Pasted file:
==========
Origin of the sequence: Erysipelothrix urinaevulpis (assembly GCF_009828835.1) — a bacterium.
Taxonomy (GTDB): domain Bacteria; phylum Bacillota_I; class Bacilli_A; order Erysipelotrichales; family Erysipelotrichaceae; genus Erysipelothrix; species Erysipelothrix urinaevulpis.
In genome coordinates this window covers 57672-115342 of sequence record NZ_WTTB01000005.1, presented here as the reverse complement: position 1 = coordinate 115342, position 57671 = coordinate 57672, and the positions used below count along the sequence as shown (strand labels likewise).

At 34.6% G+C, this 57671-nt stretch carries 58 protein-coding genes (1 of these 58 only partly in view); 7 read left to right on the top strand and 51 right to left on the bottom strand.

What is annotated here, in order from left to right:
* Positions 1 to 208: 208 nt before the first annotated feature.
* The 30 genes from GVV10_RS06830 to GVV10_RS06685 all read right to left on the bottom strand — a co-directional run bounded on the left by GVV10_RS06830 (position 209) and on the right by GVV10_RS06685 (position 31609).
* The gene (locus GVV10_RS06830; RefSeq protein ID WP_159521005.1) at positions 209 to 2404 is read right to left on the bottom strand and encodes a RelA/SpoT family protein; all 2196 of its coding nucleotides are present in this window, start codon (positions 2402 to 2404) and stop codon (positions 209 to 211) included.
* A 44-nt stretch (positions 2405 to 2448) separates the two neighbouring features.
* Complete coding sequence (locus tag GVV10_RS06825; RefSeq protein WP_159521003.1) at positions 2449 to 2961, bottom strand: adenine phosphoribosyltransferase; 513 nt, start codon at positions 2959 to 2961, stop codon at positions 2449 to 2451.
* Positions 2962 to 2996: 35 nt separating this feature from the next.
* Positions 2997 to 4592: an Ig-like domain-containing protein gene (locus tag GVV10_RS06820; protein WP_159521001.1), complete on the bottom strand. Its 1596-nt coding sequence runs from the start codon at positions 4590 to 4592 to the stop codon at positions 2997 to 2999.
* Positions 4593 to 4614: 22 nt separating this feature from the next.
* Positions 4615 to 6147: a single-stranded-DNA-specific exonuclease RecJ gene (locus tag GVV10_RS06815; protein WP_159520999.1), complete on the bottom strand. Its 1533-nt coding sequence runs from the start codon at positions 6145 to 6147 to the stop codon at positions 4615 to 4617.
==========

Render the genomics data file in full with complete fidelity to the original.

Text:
Origin of the sequence: Erysipelothrix urinaevulpis (assembly GCF_009828835.1) — a bacterium.
Taxonomy (GTDB): domain Bacteria; phylum Bacillota_I; class Bacilli_A; order Erysipelotrichales; family Erysipelotrichaceae; genus Erysipelothrix; species Erysipelothrix urinaevulpis.
In genome coordinates this window covers 57672-115342 of sequence record NZ_WTTB01000005.1, presented here as the reverse complement: position 1 = coordinate 115342, position 57671 = coordinate 57672, and the positions used below count along the sequence as shown (strand labels likewise).

At 34.6% G+C, this 57671-nt stretch carries 58 protein-coding genes (1 of these 58 only partly in view); 7 read left to right on the top strand and 51 right to left on the bottom strand.

What is annotated here, in order from left to right:
* Positions 1 to 208: 208 nt before the first annotated feature.
* The 30 genes from GVV10_RS06830 to GVV10_RS06685 all read right to left on the bottom strand — a co-directional run bounded on the left by GVV10_RS06830 (position 209) and on the right by GVV10_RS06685 (position 31609).
* The gene (locus GVV10_RS06830; RefSeq protein ID WP_159521005.1) at positions 209 to 2404 is read right to left on the bottom strand and encodes a RelA/SpoT family protein; all 2196 of its coding nucleotides are present in this window, start codon (positions 2402 to 2404) and stop codon (positions 209 to 211) included.
* A 44-nt stretch (positions 2405 to 2448) separates the two neighbouring features.
* Complete coding sequence (locus tag GVV10_RS06825; RefSeq protein WP_159521003.1) at positions 2449 to 2961, bottom strand: adenine phosphoribosyltransferase; 513 nt, start codon at positions 2959 to 2961, stop codon at positions 2449 to 2451.
* Positions 2962 to 2996: 35 nt separating this feature from the next.
* Positions 2997 to 4592: an Ig-like domain-containing protein gene (locus tag GVV10_RS06820; protein WP_159521001.1), complete on the bottom strand. Its 1596-nt coding sequence runs from the start codon at positions 4590 to 4592 to the stop codon at positions 2997 to 2999.
* Positions 4593 to 4614: 22 nt separating this feature from the next.
* Positions 4615 to 6147: a single-stranded-DNA-specific exonuclease RecJ gene (locus tag GVV10_RS06815; protein WP_159520999.1), complete on the bottom strand. Its 1533-nt coding sequence runs from the start codon at positions 6145 to 6147 to the stop codon at positions 4615 to 4617.